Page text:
Summer School

Students outside in the quadrangle

Hello All!

I’d like to announce the 5th Annual University of Glasgow’s Q-Step Centre’s Summer School!

This year we are expanding our course offerings to include:

Courses:

Download Program: Summer School 2021

Format: Each course in our Research Methods Summer Program will be run using an online model this year. Course offerings range from 1/2-day to week-long sessions.

Dates: Monday 23 August – Friday 27 August 2021.

Question: please contact us at with the subject heading “Summer School Questions”.

To register: please follow the links to the appropriate Eventbrite page,

Registration closes 31 July 2021!

We look forward to seeing you this summer!

Best wishes,

Dr. Niccole M. Pamphilis and the Q-Step Team at Glasgow

 


Course Descriptions


Course options are detailed below with descriptions of each course, dates for each session and registration links. After registering for a course, the School of Social and Political Sciences at the University of Glasgow will be in touch regarding fee payments.

We hope to you find something of interest and join us in August!

Introduction to R/RStudio for Social Scientist

Summary: As quantitative data becomes more accessible, researchers are turning to software that can do more and is free to access. The first part of the course will walk you through the basics of R/RStudio, from how the interface should look on your computer, the language of R, installing packages, and basic command structures. The second part provides a brief introduction to data management and reporting in R.

Prerequisites: Access to R/RStudio

Duration: 23 August 2021 1-Day course (10:00-16:00)

Instructor: Dr. Thees Spreckelsen

Delivery: Zoom Meeting with demonstrations and practical sessions, in addition to online material

Fee: £50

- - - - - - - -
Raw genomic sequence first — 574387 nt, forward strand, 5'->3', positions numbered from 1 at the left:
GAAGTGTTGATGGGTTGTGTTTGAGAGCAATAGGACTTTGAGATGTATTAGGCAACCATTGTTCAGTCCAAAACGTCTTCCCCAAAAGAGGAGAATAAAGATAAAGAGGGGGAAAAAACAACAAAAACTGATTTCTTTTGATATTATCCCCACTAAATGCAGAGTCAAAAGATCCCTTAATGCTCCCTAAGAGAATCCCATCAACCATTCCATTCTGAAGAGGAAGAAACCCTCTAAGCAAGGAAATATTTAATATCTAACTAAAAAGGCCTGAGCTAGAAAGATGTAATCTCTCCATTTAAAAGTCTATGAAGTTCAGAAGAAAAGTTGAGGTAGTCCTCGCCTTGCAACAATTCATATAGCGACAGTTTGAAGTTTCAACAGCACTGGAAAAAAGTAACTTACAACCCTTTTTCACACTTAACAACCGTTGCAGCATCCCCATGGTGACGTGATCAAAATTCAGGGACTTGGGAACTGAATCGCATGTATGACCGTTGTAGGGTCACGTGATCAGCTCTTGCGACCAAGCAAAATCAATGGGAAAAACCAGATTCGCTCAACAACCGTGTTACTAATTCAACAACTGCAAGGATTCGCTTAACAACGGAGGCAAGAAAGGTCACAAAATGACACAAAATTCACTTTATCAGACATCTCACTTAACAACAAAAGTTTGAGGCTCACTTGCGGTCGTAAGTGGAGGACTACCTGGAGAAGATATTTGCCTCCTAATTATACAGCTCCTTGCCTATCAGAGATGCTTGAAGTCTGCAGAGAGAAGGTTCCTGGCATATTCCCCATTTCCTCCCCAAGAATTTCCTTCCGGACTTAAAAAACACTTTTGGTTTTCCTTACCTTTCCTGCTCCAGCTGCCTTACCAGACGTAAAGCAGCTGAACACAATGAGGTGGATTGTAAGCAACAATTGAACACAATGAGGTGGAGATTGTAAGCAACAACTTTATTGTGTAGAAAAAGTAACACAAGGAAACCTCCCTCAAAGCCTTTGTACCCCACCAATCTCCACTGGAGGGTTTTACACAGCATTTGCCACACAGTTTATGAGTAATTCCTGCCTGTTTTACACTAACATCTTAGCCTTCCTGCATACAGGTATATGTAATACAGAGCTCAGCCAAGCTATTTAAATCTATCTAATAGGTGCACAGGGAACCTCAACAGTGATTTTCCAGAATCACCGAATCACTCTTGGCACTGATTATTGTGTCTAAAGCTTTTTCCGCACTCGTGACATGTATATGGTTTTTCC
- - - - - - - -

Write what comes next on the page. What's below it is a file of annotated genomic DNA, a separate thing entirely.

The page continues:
Registration: Eventbrite


Survey Analysis and Missing data in R

Summary: Representative sample surveys are key to social science whether for employment numbers or studying attitudes towards the environment. To achieve representativeness we need to consider the sampling process and missing data. Moreover, survey response are usually yes/no, agree to strongly disagree, or categorical (What is your occupation) that require generalized linear models.

The first part of the course discusses survey sampling, and how accounting for sampling weights and strata may lead to more appropriate population estimates. Using the European Social Survey we analyze survey-weighted responses in R.

The second part introduces students to techniques for dealing with missing data - a key thread to representativeness. The focus will be on multiple imputation a flexible technique beyond the survey context.

The third part of course provides a brief introduction to regression models for standard survey responses: binary (yes/no), ordered (Disagree a lot…agree…Agree a lot), and categorical (Occupation/Ethnicity). Followed the application of these generalized linear models accounting for survey sampling and missing data using R.

Prerequisites: Access and introductory experience using R/RStudio;* a good understanding of ordinary least squares regression (OLS). Self-check: What is an OLS residual and how would you calculate it.

Instructor: Dr. Thees Spreckelsen

Duration: 24 and 25 August 2021 2-day course (10.00:16.00)

Delivery: Zoom Meeting with demonstrations and practical sessions, in addition to online material

Fee: £70

Registration: Eventbrite


Text mining and qualitative data visualisation using R

Summary: We will explore basic test visualisation using tidytext package:

  • Learn how to clean qualitative data, calculate and visualise word frequencies
  • Create a workload
  • Perform sentiment analysis
  • Visualise themes from qualitative data analysis